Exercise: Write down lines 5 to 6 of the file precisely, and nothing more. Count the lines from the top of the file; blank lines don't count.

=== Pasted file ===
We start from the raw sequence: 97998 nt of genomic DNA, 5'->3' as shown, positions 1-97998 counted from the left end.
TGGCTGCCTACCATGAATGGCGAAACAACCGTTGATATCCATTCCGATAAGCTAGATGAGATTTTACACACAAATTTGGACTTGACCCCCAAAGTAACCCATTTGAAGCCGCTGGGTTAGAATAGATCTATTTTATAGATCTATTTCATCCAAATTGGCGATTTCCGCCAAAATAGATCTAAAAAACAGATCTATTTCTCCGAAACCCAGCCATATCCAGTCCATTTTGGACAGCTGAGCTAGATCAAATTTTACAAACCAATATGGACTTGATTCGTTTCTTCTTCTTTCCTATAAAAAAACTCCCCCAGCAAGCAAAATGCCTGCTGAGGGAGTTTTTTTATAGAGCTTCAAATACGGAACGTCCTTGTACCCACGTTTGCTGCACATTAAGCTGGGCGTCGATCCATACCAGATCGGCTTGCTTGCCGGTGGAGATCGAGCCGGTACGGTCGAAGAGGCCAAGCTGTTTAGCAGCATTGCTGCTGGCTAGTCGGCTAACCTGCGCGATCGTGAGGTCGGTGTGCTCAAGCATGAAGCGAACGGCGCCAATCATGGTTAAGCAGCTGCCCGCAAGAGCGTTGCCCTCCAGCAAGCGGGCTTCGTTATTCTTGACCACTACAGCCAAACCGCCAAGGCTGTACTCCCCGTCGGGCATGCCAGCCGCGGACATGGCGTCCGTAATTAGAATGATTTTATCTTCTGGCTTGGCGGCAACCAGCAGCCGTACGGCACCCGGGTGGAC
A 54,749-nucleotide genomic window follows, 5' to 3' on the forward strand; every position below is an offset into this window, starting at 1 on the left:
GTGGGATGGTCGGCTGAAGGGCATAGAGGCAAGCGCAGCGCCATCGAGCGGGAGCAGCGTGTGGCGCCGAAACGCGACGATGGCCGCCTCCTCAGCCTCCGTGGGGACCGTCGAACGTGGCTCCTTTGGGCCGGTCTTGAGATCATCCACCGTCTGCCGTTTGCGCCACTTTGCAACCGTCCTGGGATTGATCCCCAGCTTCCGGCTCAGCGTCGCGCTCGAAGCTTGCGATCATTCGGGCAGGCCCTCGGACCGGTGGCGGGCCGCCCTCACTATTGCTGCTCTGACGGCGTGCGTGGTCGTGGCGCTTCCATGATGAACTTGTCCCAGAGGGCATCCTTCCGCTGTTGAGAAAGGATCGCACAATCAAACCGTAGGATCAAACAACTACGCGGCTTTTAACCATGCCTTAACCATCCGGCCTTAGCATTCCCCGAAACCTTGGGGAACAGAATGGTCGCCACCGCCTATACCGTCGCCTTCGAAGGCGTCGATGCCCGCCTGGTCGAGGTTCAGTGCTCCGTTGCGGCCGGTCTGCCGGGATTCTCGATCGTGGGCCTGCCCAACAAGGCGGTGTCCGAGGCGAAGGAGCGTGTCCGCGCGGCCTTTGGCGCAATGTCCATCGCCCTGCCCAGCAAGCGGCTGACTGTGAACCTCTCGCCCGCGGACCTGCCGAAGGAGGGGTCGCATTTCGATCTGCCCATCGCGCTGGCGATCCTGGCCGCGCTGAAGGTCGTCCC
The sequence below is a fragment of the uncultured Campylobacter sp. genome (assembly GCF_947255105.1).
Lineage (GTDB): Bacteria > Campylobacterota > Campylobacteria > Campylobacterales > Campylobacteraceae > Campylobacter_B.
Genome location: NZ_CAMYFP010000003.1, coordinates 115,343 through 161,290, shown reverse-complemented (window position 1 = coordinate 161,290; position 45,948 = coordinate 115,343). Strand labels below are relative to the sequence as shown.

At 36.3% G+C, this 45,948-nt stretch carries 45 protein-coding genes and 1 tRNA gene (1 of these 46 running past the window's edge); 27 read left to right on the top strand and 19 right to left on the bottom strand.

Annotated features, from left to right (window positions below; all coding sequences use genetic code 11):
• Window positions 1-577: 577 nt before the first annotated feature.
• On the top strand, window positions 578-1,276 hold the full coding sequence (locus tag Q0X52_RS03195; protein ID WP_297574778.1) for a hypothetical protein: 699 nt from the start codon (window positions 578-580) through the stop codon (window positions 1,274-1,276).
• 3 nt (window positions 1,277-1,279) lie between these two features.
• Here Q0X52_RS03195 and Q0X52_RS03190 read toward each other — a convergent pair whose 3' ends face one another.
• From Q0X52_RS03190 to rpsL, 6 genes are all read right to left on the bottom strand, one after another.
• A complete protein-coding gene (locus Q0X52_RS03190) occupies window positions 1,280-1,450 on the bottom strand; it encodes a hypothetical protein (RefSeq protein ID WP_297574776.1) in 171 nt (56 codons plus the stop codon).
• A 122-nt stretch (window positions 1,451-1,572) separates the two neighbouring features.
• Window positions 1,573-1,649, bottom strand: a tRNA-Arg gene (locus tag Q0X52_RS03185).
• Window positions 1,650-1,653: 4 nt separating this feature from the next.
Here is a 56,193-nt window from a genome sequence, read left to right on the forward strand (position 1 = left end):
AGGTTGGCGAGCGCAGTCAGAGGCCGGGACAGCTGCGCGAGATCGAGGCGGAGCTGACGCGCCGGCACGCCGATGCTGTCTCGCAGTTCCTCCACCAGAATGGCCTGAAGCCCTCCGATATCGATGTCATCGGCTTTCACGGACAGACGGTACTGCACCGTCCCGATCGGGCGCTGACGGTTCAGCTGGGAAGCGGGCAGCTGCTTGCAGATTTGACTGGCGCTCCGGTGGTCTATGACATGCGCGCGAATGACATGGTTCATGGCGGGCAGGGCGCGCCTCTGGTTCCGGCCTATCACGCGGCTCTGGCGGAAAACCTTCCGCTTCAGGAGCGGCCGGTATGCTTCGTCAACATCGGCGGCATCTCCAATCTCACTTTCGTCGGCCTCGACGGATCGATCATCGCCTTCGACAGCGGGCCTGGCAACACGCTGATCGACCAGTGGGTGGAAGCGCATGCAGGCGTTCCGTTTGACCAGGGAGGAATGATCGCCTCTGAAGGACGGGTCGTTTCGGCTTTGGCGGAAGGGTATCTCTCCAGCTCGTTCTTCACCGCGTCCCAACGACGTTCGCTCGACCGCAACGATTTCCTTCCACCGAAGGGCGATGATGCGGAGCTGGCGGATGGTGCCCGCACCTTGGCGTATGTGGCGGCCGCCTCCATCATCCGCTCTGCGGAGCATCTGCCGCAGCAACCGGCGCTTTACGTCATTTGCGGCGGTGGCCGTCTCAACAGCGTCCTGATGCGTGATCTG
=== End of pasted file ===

The sequence below is a fragment of the uncultured Campylobacter sp. genome (assembly GCF_947255105.1).
Lineage (GTDB): Bacteria > Campylobacterota > Campylobacteria > Campylobacterales > Campylobacteraceae > Campylobacter_B.